The joy of desert places

Tom – my giant neighbour – is a fan of the ascetic way of life, and as we have chatted I have become convinced that he’s onto something. Yesterday afternoon we sat down to chat about asceticism: what it is, why Tom is excited about it, and why it’s important.

Tom describes the joy of asceticism the following way. “Movies and chocolate are nice, but if you watch and eat them for a week, you feel dreadful. However, if you go for a walk, you may not feel like going, but at the end you feel glad of it. Asceticism is like this on a large scale – but I’m sure we can only go there with the help of the Holy Spirit. I want to see what ‘there’ looks like, because I think it’s a joyful place.”

It’s about simplicity, in what we believe and in our material expectations. In theology, it’s about a direct relationship with what happened in Palestine two thousand years ago; and in our material lives it’s relying less and less on luxuries and secret crutches to get through the day. “I’ve tried most of them”, smiles Tom.

But it also has society-wide implications. We live in a complex world in which insurance companies, lawyers and accountants set out what is required of us and of our communities – which is both a symptom of our divided world, and a cause of it. For the last ten years Tom has had the conviction that England is set for a serious economic desert (with the financial crises of the last year or so, he’s not the only one) – but out of this impoverishment, during which asceticism may be forced on us, the nation will regain its soul.

Finchale priory on the River Wear, just north of Durham… from an era more used to ascetic lifestyles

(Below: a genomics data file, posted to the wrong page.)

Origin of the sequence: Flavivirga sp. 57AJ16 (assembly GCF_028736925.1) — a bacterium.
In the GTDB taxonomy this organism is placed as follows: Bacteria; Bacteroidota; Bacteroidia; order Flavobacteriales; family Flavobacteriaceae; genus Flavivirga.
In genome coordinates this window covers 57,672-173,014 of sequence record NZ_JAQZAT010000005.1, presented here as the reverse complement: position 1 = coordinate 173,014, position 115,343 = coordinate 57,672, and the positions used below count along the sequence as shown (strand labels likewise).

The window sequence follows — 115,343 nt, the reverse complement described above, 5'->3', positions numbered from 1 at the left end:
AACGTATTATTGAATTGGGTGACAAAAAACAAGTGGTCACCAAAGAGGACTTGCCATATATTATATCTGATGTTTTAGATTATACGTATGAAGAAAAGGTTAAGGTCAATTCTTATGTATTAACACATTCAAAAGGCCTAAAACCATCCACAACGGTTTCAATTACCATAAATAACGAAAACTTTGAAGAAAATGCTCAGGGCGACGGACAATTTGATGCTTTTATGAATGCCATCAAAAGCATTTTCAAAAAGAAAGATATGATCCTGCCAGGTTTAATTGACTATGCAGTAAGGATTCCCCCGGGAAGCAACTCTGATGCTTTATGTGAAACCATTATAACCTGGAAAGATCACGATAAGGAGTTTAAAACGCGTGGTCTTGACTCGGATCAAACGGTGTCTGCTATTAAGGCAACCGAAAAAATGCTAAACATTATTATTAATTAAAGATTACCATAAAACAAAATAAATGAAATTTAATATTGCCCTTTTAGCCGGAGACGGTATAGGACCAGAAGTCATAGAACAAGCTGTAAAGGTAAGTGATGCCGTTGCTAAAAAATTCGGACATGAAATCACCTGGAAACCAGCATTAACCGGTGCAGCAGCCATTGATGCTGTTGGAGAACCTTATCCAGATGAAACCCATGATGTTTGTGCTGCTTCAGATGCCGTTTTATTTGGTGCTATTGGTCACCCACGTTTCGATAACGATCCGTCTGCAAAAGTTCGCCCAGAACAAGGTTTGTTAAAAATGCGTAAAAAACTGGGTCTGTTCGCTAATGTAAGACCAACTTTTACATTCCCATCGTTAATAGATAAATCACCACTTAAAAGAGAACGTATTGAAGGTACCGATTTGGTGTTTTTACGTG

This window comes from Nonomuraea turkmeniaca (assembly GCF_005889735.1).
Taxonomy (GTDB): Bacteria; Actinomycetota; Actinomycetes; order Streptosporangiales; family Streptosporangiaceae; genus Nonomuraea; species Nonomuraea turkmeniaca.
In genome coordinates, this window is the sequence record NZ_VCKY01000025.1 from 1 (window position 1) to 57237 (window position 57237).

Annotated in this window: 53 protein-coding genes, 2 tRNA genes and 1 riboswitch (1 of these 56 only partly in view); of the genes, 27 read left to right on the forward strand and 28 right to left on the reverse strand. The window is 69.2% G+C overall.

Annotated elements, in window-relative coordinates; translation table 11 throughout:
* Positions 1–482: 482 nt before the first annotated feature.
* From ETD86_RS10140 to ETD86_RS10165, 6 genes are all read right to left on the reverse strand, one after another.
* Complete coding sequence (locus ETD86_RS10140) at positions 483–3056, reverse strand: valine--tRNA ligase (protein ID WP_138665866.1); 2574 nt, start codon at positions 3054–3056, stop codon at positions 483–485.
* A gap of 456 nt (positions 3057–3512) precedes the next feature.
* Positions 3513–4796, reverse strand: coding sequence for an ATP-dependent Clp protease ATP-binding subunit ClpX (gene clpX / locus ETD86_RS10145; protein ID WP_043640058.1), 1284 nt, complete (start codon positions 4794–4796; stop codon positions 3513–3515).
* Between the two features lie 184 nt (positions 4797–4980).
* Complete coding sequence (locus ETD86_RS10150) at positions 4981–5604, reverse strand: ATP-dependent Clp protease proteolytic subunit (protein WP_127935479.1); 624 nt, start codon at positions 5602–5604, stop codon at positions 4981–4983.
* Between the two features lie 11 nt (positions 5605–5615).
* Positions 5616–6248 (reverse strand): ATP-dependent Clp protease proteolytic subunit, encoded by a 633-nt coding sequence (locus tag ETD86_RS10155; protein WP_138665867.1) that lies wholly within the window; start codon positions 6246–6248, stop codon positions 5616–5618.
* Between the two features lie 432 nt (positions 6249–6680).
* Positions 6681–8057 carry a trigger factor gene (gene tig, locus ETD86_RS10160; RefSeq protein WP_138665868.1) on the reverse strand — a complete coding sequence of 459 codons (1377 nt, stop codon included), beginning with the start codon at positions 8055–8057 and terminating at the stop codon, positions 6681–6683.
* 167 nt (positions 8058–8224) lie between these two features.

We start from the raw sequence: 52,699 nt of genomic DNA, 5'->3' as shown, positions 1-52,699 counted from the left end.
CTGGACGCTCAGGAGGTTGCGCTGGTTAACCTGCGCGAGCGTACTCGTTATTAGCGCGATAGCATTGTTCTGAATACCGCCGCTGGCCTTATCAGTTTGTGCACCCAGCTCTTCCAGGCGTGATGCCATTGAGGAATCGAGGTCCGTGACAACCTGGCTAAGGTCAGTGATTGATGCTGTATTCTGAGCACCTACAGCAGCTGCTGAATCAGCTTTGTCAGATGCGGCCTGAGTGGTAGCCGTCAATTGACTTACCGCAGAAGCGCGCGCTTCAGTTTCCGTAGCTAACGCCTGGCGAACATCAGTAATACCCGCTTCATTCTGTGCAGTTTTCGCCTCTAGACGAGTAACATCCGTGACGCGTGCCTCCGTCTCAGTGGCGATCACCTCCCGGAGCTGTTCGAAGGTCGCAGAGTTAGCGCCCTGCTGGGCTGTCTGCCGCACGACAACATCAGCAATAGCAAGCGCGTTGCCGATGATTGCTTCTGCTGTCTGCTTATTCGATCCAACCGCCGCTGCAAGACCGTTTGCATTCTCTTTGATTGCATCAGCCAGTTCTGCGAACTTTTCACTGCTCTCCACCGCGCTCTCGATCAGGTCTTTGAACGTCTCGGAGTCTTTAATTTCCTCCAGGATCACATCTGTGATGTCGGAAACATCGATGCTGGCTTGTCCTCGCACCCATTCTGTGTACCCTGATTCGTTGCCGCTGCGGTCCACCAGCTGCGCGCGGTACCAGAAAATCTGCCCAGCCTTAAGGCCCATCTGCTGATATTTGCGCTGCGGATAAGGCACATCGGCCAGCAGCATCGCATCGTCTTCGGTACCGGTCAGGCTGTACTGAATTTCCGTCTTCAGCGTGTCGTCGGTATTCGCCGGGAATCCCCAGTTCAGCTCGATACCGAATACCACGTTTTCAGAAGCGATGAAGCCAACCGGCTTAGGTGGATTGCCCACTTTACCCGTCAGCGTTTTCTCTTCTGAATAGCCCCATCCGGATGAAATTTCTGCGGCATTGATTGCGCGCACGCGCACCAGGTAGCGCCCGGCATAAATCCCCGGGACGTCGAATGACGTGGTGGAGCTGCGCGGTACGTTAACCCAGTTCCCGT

One of Tom’s heroes is the great Celtic saint of the north-east, Cuthbert, who spent many years as a hermit on the Farne Islands, but was for a short while bishop of Lindisfarne. During this time he performed many miracles, particularly of healing. I ask Tom whether Cuthbert was too extreme? He replies, “Isn’t Christ too extreme? If anyone actually heals someone, isn’t that too extreme for many of us?” and then adds “Cuthbert was consistently holy. The room of his heart was always swept clean and ready for holiness. When holiness came, he was ready for it. Many of us have flashes in the pan: it’s the perpetual smouldering fire distinguishes the saint, and I think asceticism can get us there”.

More recently, Tom’s been impressed by the example of David Hope, who some years ago resigned as Archbishop of York in order to return to being a parish priest. He’s planning to meet him soon to have a series of conversations about a “new asceticism” – to quote Hope – to get a better idea of the territory and possibly to publish the resulting dialogue. For Tom, Hope’s action demonstrates what asceticism is about: it was a move away from power and status, towards humility and truth.

Farne Islands